Dylemma: In terms of time for a dungeon, I think they are actually very close despite Prot Warrior maybe looking better on the meters. This heavily changes depending on the dungeon of course, if there’s a dungeon where a Prot Warrior is Spell Reflecting massive damage constantly, then Prot Warrior, on top of everything else, completely outclasses Brewmaster. The advantage of running Brewmaster this time around was with how OP outlaw rogue was. You get that 5% physical damage from Mystic Touch for your rogues as well as bringing your own utility like Ring of Peace etc that you are missing from not having that Windwalker Monk. I don’t think Brewmaster is really worth playing anymore now since Rogue was nerfed. Prot Warrior vs. physical damage is just god tier, which is most of the incoming tank damage in dungeons outside of some extreme cases like Kings’ Rest etc. But thanks to Spell Reflect, you can just turn your magic damage weakness into basically a strength :) Prot Warriors can tank more mobs and take way less damage. They take less damage, they do more damage, and it’s as simple as that.

Cistara: I’m not Trell but I’d say it’s a bit of both. Brewmaster isn’t nearly as behind Protection Warrior as people think⁠—especially in some dungeons (but in other dungeons, the gap is wider due to the type of damage intake). So if you combine the amount of utility Brewmaster Monk provides with Mystic Touch, Ring of Peace, Transcendence, and it being a comfort pick for Trell, it made a lot of sense to look at where it was strong (or excelled) and then incorporate it into our team comps.

Undad: Typically our thought process goes, “is there anything about this dungeon that makes Brew better than Prot?” And if the answer’s yes, then we play it. It being a comfort pick for Trell is just a bonus!



Trell the Alaska explorer, MDI competitor, and ladies: he's single.

VitaminP: You guys appear to have created a team by merging Learn to Fly (Edel, Dylemma, and Undad) and the Gamer Dads (Trell + Cistara). How did this come about and how long has it taken you to gain synergy with each other?

Undad: Edel, Dylemma and I knew we wanted to play together again this season, but unfortunately, two of our previous teammates Revofevi and Drazztic both wanted to take a step away from WoW after the Spring 2019 MDI ended. We all knew how solid Trell and Cistara were and that they both had some previous MDI experience as well, so we reached out to them and now here we are. It’s honestly pretty wild how quickly the squad has clicked. Realistically, we started playing together 3 weeks before this past Cup, and to pull off a top 4 finish was a pretty big feat for us. This gives us a lot of reasons to be very positive about our potential and excited to push into the top 3!

Trell: The players from Learn to Fly and The Gamerdads have long known one another and competed against each other in the Spring MDI Cups. Both of our teams lost some members afterwards, so we reached out to each other and merged for the best interest of everyone. We knew that being a new team would mean many struggles in learning to play together, but we did very well despite the lack of practice time and playtime prior to this Summer MDI. A big part of having efficient practice time is team synergy. I have to say, our team is very good at recovering from mistakes during a time trial run or a live Cup match. This surprised me because that usually comes after playing with people consistently for a while, but our natural synergy is already showing.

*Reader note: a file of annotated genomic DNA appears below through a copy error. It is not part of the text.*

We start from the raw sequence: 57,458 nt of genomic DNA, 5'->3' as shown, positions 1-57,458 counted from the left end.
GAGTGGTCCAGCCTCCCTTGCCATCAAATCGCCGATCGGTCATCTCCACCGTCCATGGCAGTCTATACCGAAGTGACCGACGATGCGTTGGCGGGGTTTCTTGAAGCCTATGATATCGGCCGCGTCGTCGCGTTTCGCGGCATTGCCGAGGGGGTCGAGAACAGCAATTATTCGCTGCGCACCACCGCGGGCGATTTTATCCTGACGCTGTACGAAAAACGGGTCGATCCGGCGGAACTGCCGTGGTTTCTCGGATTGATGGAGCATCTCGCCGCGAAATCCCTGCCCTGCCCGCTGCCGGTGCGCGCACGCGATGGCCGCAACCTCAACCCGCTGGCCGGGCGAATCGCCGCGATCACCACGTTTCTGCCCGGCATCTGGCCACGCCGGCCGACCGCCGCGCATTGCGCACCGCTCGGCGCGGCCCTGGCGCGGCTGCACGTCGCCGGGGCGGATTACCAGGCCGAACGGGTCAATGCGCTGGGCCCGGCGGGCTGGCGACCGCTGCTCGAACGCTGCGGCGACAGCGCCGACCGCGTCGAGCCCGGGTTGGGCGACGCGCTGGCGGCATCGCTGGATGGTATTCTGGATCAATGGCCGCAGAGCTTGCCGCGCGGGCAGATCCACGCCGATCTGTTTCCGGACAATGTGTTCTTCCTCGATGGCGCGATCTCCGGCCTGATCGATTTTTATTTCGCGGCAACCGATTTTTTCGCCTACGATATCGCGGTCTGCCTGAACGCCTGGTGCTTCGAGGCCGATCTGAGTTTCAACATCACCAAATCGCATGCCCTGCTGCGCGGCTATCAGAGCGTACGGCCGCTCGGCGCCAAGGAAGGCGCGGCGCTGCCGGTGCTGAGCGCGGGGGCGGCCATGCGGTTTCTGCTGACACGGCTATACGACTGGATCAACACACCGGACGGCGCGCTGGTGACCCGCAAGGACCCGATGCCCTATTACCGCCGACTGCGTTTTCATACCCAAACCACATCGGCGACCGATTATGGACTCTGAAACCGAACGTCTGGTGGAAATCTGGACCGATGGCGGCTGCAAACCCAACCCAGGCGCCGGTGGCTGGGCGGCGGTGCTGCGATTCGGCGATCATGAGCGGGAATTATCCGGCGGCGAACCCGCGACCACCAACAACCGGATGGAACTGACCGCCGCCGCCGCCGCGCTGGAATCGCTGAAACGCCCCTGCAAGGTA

Edelweiss: The merging of our teams just made sense with how little time we had to form before sign ups. I think there was some apprehension from both sides, but when you’re on a time crunch, you just have to look at experience and what is the most realistic option in terms of success. In regards to synergy, I think we are picking up well with one another. It can be difficult to gauge intentions based on inflection over discord..but it is something we are working on.



VitaminP: Building onto that, how do you guys come up with and further modify strats? What is the method to your madness? Do you have clearly defined “roles” where certain players shotcall certain things or do you have one defined shotcaller?

Trell: Strategies come from many different sources. Dad, Dylemma and myself design our routes right off the bat and the whole team contributes to agreeing on a route or deciding whether we need to change it mid-practice or not. Just like any other team, we work on our own routes and then modify them as time goes on based on times posted by other teams.
Typically in an MDI team, the shotcaller is the tank or sometimes a dps player. As the tank, I do my fair share of shotcalling. Each of us help shotcall at certain times, which definitely promotes synergy since all the responsibility is not laid on one player. The whole team is very vocal and helps each other out.

Undad: It’s a pretty fluid and dynamic process for us right now. Typically, I’m our early riser so I put together preliminary MDTs for us to start practice with while everyone else is either at work or sleeping. Then from there, we either modify stuff as we practice to get faster, or sometimes the original path is good enough it doesn’t need changing. As for calling, Trell, Dylemma, and I tend to be the most vocal pack to pack and it usually depends on who has the easiest job that pull. That person will usually be shot-calling, and then it varies depending on the next pull, etc. That’s not to say Cistara and Edel aren’t vocal, as they’re insanely helpful on particular packs in voice comms, just that the role is typically taken by us 3 cause we don’t know how to shut up.